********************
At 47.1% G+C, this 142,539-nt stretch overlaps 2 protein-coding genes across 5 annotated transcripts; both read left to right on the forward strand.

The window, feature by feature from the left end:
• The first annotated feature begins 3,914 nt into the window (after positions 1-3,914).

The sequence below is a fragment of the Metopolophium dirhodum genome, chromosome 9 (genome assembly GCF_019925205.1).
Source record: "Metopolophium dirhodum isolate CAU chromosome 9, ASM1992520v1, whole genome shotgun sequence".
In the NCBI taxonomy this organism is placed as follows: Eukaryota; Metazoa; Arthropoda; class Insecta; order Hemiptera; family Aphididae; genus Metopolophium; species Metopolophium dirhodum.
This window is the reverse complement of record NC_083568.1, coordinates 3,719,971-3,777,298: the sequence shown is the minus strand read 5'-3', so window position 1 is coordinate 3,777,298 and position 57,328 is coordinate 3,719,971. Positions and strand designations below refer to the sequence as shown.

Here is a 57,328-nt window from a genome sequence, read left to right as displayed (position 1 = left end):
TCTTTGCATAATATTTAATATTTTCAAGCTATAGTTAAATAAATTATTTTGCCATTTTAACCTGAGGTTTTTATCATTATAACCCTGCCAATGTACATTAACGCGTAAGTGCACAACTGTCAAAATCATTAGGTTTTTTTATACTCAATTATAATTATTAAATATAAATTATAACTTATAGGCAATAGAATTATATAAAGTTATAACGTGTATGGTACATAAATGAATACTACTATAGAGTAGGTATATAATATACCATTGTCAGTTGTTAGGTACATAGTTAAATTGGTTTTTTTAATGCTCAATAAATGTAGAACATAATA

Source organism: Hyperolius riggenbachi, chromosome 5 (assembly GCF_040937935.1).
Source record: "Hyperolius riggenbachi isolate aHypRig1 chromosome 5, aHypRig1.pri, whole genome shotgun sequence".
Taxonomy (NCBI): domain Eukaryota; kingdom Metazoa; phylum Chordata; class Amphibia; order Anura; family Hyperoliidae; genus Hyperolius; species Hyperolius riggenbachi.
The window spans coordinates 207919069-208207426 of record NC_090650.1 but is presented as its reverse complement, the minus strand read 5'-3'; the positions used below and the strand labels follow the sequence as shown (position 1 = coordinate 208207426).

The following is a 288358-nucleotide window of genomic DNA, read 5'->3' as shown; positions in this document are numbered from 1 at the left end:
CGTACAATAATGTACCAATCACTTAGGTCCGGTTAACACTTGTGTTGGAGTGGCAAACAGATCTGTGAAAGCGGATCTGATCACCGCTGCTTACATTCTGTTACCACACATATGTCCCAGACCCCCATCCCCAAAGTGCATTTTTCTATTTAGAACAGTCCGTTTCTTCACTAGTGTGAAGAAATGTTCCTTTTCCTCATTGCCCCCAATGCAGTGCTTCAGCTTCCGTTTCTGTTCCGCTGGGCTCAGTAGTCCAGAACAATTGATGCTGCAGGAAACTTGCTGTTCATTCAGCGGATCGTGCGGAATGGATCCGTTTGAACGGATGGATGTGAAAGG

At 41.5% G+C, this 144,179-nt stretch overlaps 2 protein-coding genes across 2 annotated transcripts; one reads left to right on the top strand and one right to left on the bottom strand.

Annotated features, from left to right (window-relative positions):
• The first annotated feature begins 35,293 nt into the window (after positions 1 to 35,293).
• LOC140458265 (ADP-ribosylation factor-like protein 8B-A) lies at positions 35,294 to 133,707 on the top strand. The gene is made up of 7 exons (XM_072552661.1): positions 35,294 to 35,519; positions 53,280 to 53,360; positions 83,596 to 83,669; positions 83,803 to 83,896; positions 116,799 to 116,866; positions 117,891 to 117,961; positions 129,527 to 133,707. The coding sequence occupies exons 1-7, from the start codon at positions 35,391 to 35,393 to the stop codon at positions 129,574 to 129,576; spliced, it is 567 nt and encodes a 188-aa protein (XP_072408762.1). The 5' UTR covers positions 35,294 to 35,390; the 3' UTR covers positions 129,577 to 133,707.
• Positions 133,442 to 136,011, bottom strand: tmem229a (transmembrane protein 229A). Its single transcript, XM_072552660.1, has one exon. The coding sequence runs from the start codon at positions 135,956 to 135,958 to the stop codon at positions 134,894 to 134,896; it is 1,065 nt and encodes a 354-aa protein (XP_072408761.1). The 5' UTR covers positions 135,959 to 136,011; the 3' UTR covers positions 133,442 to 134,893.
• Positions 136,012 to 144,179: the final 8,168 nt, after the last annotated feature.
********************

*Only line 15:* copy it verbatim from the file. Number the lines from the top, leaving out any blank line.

CGTACAATAATGTACCAATCACTTAGGTCCGGTTAACACTTGTGTTGGAGTGGCAAACAGATCTGTGAAAGCGGATCTGATCACCGCTGCTTACATTCTGTTACCACACATATGTCCCAGACCCCCATCCCCAAAGTGCATTTTTCTATTTAGAACAGTCCGTTTCTTCACTAGTGTGAAGAAATGTTCCTTTTCCTCATTGCCCCCAATGCAGTGCTTCAGCTTCCGTTTCTGTTCCGCTGGGCTCAGTAGTCCAGAACAATTGATGCTGCAGGAAACTTGCTGTTCATTCAGCGGATCGTGCGGAATGGATCCGTTTGAACGGATGGATGTGAAAGG